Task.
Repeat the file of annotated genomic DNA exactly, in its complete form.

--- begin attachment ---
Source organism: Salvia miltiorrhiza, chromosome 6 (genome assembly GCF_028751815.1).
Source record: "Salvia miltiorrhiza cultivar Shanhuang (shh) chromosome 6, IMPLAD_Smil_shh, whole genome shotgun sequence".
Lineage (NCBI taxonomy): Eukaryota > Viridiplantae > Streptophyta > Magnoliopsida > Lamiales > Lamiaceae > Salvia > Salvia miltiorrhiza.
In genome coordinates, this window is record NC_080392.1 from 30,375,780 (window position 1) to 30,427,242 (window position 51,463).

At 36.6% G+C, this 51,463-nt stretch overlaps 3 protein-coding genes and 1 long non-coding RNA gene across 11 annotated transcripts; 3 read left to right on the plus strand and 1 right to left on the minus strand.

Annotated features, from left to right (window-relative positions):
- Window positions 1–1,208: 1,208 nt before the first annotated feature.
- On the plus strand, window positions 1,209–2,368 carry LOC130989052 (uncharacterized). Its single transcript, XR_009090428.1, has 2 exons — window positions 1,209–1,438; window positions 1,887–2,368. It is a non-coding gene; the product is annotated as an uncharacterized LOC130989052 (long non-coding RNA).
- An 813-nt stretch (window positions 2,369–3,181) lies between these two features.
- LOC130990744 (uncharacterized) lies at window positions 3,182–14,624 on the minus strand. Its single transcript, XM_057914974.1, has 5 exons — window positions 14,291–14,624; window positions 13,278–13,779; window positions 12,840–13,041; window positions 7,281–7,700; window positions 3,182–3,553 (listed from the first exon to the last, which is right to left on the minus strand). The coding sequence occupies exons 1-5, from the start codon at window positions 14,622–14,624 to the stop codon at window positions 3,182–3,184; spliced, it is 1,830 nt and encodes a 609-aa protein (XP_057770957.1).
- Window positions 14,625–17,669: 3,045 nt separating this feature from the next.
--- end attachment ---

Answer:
Source organism: Salvia miltiorrhiza, chromosome 6 (genome assembly GCF_028751815.1).
Source record: "Salvia miltiorrhiza cultivar Shanhuang (shh) chromosome 6, IMPLAD_Smil_shh, whole genome shotgun sequence".
Lineage (NCBI taxonomy): Eukaryota > Viridiplantae > Streptophyta > Magnoliopsida > Lamiales > Lamiaceae > Salvia > Salvia miltiorrhiza.
In genome coordinates, this window is record NC_080392.1 from 30,375,780 (window position 1) to 30,427,242 (window position 51,463).

At 36.6% G+C, this 51,463-nt stretch overlaps 3 protein-coding genes and 1 long non-coding RNA gene across 11 annotated transcripts; 3 read left to right on the plus strand and 1 right to left on the minus strand.

Annotated features, from left to right (window-relative positions):
- Window positions 1–1,208: 1,208 nt before the first annotated feature.
- On the plus strand, window positions 1,209–2,368 carry LOC130989052 (uncharacterized). Its single transcript, XR_009090428.1, has 2 exons — window positions 1,209–1,438; window positions 1,887–2,368. It is a non-coding gene; the product is annotated as an uncharacterized LOC130989052 (long non-coding RNA).
- An 813-nt stretch (window positions 2,369–3,181) lies between these two features.
- LOC130990744 (uncharacterized) lies at window positions 3,182–14,624 on the minus strand. Its single transcript, XM_057914974.1, has 5 exons — window positions 14,291–14,624; window positions 13,278–13,779; window positions 12,840–13,041; window positions 7,281–7,700; window positions 3,182–3,553 (listed from the first exon to the last, which is right to left on the minus strand). The coding sequence occupies exons 1-5, from the start codon at window positions 14,622–14,624 to the stop codon at window positions 3,182–3,184; spliced, it is 1,830 nt and encodes a 609-aa protein (XP_057770957.1).
- Window positions 14,625–17,669: 3,045 nt separating this feature from the next.